1955 1963 1981 1989 1991 1992 1995 2000 2003 2008 2011 2013 2014 2015 2017 2018 2019 2020

1955 - Creation of Café Liégeois

Charles Liégeois expected to manage the family mill when he came out of the army, but that job was taken by his younger brother.  Fate opened another door for him, however: the Dejong roasting facility, in Dison.  Charles borrowed money from his father, bought the small business project, and threw himself into an adventure that would last his whole life.  He continued to produce malt and chicory, learning about coffee from Joseph, the plant’s coffee-roaster.

Charles named his company Mokana, in memory of an uncle who had been a planter in Congo.  It had to be renamed Les Cafés Liégeois several years later, when an official letter drew attention to possible confusion with Mokona, belonging to a certain Douwe Egberts. Realising the size and power of his Dutch competitor, Charles opted for a name “which can never be taken from us”: Les Cafés Liégeois.

1963 - From Dison to Petit-Rechain

Les Cafés Liégeois move to Petit-Rechain, into the stables of what would become the family home.  The new building was more spacious, and a new roasting machine was bought.
Until this point, Charles Liégeois had been supplying wholesalers, but now he broadened his client base and also worked with the hotel and restaurant trade and retail.

He sold FAEMA coffee machines and introduced new sales techniques, including “le café à prime”, which meant customers could earn gifts (coffee cups, plates, tea-towels) depending on the amount they ordered.  He continued to refine his coffee knowledge, in particular by taking advantage of his father’s trips to the Antwerp Corn Exchange to visit the Coffee Exchange.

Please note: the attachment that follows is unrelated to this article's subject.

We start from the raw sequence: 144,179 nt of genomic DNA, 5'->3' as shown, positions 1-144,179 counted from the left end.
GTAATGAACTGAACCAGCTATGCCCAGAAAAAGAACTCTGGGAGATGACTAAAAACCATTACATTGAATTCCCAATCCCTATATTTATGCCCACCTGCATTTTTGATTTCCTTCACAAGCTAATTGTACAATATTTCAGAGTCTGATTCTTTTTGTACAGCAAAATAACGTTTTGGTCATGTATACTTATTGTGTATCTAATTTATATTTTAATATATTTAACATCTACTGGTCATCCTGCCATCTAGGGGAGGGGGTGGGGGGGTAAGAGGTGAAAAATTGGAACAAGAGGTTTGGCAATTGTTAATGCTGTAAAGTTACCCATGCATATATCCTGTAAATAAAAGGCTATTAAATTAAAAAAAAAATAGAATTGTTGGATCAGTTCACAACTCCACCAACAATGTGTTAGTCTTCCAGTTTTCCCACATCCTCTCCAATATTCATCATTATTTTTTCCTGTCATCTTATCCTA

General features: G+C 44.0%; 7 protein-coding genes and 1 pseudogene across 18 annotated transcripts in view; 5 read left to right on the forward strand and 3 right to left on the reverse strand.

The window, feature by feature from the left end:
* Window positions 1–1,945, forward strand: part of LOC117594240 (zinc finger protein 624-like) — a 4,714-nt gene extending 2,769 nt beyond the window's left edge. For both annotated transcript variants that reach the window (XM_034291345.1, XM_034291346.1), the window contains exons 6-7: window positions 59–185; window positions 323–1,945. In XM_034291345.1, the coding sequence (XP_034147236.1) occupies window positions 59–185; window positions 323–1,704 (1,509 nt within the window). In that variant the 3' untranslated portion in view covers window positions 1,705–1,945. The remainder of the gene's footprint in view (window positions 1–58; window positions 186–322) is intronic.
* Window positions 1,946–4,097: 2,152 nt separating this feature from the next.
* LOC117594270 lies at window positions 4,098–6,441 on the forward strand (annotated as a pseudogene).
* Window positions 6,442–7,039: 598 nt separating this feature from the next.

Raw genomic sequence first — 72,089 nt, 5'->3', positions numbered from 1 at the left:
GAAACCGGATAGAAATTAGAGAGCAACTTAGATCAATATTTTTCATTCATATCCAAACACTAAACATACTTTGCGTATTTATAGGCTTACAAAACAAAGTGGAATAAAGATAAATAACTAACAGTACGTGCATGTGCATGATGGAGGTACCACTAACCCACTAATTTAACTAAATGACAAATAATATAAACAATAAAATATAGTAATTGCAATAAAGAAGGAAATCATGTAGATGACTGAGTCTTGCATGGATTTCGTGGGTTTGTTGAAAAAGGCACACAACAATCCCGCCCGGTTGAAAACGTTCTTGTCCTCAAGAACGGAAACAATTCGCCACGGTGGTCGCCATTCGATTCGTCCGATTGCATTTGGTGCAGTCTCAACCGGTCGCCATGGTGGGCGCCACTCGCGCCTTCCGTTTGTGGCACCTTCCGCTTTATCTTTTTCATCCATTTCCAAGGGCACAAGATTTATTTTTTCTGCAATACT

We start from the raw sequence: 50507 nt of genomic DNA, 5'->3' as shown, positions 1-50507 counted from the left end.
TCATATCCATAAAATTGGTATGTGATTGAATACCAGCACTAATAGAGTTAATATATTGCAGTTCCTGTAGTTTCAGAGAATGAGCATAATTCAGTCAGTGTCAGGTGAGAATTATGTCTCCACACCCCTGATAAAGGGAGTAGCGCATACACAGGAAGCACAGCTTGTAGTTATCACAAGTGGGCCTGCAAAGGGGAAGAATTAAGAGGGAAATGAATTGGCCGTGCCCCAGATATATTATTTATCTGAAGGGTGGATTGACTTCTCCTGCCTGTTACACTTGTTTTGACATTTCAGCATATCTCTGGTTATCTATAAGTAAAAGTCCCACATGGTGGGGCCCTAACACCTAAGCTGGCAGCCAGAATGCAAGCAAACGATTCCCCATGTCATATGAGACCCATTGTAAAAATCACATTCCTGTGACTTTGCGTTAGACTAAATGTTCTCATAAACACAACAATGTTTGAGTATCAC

1981 - Arrival of Michel followed by Benoît

Michel, and then Benoît Liégeois joined the family firm to learn the business from Charles.  An obvious step perhaps, but they were not obliged to do so: it was a question of a natural interest, coupled with an unquenchable thirst for aroma and travel.

Their older sister, Bernadette, decided to set up a café and coffee shop in Verviers where she served Café Liégeois: she sold on the business in 2018.

1989 - Purchase of Romaty, a company in Nandrin

1991 - Repurchase of Paulista's coffees

Café Liégeois took over Paulista, in Brussels, thus saving forty or so jobs.

This Brussels coffee house, established in 1921, had bought the Brazilian coffee company Carioca in 1961, and Padanga cafes in 1975.  Known as “the aristocrat of coffee” in Brussels, Walloon Brabant, and Hainaut, it had made inroads into the delicatessen market before moving into the hotel and restaurant sector.  By acquiring Paulista, Café Liégeois consolidated its presence in the capital and northern Belgium.

1992 - Finally place!

As the market grew, so did Charles’ ambitions: the business began to offer, on top of a tray service, additional consumer products for the hotel and restaurant sector.  A new storage facility was needed.  Les Cafés Liégeois constructed a building at 34, avenue du Parc, in the Chaineux industrial park.

1995 - Great Coffees of the World

Charles, always the visionary, incorporated pads into production and created the first range of premium coffees in the world.

He named it Les Cafés des Grandes Origines (Great Coffees of the World) and packaged them accordingly: in an elegant display box, for sharing or for giving.  In pad form, these great coffees enable each person to refine their choices or confirm them, without imposing their taste on the whole table.

2000 - Launch of Pads compatible Senseo

Pads are compatible with Senseo coffee makers, and cost Café Liégeois (along with other European coffee roasters) a long drawn out court case:  Sara Lee (Douwe Egberts), holder of the European patent for Senseo machines, considers that the patent extends to the pads as well.  She did not win her case however: the final judgement allowed all coffee roasters the freedom to produce pads.

2003 - New packaging lines